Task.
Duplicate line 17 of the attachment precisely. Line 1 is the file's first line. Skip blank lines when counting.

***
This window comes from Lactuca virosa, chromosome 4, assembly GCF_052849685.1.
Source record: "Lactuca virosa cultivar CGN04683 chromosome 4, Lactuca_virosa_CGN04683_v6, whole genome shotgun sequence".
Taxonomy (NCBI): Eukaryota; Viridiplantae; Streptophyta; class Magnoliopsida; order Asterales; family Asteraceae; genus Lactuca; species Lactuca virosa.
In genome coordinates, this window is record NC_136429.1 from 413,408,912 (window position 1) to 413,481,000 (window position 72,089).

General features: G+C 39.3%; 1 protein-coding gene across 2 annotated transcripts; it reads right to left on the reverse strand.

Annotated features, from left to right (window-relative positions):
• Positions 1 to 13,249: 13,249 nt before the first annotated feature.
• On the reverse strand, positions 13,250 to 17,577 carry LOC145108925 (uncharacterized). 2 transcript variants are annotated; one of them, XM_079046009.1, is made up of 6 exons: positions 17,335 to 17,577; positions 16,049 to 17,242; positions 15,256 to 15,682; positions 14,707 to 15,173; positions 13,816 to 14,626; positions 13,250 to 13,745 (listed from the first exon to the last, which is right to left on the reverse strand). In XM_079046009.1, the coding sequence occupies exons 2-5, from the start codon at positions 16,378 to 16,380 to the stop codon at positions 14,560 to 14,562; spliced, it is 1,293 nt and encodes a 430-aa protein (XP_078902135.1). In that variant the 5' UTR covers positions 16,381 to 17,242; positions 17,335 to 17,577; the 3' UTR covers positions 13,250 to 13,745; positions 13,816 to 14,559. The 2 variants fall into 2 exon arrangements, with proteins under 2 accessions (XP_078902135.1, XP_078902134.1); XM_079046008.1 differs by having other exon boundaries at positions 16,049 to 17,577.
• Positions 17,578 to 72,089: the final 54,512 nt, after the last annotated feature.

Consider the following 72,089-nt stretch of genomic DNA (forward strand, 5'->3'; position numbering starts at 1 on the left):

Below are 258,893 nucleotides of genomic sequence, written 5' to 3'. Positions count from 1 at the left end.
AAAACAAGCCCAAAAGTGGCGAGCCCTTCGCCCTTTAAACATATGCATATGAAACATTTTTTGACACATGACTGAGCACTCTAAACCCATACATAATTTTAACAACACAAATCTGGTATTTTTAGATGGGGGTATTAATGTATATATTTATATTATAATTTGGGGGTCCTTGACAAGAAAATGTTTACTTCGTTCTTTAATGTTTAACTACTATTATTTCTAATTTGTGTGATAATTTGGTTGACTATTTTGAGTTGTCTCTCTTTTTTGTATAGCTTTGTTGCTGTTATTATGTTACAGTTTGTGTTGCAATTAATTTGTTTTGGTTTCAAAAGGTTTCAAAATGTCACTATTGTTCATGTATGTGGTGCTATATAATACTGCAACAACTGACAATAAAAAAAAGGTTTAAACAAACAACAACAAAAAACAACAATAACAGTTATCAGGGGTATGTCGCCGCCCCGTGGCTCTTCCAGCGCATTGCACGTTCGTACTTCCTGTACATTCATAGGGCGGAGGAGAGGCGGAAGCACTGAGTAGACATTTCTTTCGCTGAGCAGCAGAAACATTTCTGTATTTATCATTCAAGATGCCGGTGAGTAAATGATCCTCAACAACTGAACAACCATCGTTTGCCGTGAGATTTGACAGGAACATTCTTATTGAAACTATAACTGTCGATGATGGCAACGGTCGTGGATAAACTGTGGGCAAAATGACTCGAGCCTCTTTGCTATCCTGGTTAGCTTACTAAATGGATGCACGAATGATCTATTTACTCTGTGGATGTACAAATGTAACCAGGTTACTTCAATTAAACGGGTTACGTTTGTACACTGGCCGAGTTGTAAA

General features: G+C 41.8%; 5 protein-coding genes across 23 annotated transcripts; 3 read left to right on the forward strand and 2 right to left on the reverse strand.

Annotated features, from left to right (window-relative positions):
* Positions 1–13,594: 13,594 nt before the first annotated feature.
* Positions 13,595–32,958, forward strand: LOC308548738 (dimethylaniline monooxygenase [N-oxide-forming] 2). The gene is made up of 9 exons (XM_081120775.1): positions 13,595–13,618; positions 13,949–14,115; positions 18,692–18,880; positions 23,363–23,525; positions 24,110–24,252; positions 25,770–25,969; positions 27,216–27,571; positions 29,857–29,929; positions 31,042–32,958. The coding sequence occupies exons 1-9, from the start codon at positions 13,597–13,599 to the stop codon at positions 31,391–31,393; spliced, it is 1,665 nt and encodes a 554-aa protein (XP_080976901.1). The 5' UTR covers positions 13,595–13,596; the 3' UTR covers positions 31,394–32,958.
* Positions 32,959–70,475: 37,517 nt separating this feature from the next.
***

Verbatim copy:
* Positions 32,959–70,475: 37,517 nt separating this feature from the next.